A number of skin and hair disorders can lead to eyebrow hair loss and sometimes it may be linked to systemic diseases like lupus. Specific skin and hair disorders that are most likely to lead to eyebrow thinning and hair loss have been discussed below but other conditions like psoriasis may also be involved if it occurs on the eyebrow or forehead. Eyebrow hair loss may occur in people on chemotherapy (cancer medication) and with radiation therapy to the head.
Thyroid Dysfunction: Since the thyroid gland regulates many body functions by releasing hormones, any disruption in its functioning can cause loss of hair, including eyebrow hair. If your thyroid is underactive, it could cause you to lose the outer third of your eyebrow. The only way to treat thyroid dysfunction is through medication. However, there’s still no guarantee that your eyebrow hair will grow back.
Furthermore, Penn dermatopathologists developed an even more advanced method called the HoVert technique for diagnosing hair loss and other disorders from a scalp biopsy. The technique uses a unique horizontal and vertical testing approach that provides a greater amount of information to the referring dermatologist than standard industry longitudinal scalp biopsies.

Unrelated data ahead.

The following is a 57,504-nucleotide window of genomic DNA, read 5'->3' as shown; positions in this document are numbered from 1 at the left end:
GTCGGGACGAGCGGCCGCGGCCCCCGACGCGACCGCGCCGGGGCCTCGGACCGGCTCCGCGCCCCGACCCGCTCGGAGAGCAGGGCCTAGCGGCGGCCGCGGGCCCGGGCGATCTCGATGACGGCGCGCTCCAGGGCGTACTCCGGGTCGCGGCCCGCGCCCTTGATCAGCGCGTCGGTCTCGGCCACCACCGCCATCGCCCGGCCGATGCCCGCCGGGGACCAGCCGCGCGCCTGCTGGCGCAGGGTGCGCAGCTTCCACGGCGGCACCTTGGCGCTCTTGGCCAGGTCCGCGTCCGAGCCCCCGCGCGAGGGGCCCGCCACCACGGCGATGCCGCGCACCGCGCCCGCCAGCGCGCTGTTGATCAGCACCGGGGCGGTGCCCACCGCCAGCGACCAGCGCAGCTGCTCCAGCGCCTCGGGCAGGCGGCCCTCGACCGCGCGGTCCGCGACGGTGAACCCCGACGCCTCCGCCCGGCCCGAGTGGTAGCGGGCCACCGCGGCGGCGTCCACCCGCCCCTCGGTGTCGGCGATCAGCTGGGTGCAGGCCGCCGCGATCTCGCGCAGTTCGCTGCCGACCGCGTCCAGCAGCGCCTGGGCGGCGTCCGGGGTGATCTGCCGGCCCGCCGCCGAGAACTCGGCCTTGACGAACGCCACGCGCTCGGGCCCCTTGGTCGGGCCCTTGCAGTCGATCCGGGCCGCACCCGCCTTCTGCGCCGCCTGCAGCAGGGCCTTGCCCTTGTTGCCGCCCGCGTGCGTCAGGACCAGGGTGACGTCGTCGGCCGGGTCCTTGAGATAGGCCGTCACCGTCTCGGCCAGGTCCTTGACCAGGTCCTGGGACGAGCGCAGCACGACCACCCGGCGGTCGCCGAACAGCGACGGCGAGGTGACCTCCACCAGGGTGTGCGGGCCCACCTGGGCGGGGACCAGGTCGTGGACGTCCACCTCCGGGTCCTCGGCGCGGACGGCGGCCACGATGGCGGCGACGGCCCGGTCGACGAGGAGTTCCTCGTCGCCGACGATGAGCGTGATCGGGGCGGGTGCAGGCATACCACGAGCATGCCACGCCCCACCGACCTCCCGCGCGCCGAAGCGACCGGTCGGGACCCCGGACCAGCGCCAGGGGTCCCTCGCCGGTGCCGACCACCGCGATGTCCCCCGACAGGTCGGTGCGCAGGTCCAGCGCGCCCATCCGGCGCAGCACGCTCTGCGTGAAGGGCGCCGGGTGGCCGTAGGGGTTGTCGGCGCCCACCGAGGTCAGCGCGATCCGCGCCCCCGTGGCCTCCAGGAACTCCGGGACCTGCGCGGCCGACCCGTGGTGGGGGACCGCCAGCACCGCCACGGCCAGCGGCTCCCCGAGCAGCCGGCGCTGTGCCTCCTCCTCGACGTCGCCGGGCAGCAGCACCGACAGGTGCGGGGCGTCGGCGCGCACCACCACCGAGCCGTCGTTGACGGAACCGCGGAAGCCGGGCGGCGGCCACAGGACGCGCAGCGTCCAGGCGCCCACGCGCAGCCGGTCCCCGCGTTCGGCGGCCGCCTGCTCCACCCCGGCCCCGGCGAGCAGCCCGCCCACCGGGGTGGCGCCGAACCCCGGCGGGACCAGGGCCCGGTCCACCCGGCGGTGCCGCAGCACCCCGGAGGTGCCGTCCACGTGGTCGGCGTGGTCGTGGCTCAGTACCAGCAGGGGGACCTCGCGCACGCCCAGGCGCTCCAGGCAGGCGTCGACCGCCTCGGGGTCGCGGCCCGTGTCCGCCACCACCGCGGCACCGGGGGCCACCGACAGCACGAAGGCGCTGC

Try to include 'hair friendly' foods in your diet, such as Omega 3 rich salmon and walnuts; beat-carotene rich sweet potato, butternut squash, carrots, pumpkin and spinach (yes, dark green veggies are a good source of beta-carotene too); and foods like eggs (rich in biotin, B6, B12, selenium, zinc and copper), lentils (which are loaded with hair-healthy vitamins and minerals), chicken or turkey (which contain lots of protein, B vitamins and minerals), plus vitamin C-rich fruits and vegetables like blueberries, kiwi, strawberries and tomatoes.
Thyroid hormone receptors were detected in both dermal and epithelial compartments of the human pilosebaceous unit. T4 and T3 decrease the apoptosis of hair follicles and T4 prolongs the duration of anagen in vitro. Thyroidectomy delays initiation of anagen. Administration of thyroxine advances anagen, initiation of which is however delayed once toxic doses are given. Therefore, ratio of telogen to anagen hairs is increased in hypothyroidism as well as hyperthyroidism. Thus, the hair follicles are affected in thyroid disorders, and madarosis is caused due to disturbances in hair cell kinetics. Hypothyroidism is associated with generalized hair loss probably due to coarse, dull, and brittle hair with reduced diameter. The eyebrows and eyelashes may also be lost. Loss of lateral one-third of eyebrows known as Hertoghe sign is a characteristic sign of hypothyroidism. Some people also refer to it as Queen Anne's sign, after Anne of Denmark whose portrait with shortened eyebrows has been interpreted by some as indicative of the presence of goiter, even though such a fact has not been proved by any known sources of information. Madarosis may even be the presenting sign in hyperthyroidism. In hyperthyroidism, there is thinning with breaking off and shortening of hair. Madarosis can also occur in hypopituitarism, hypoparathyroidism, and hyperparathyroidism.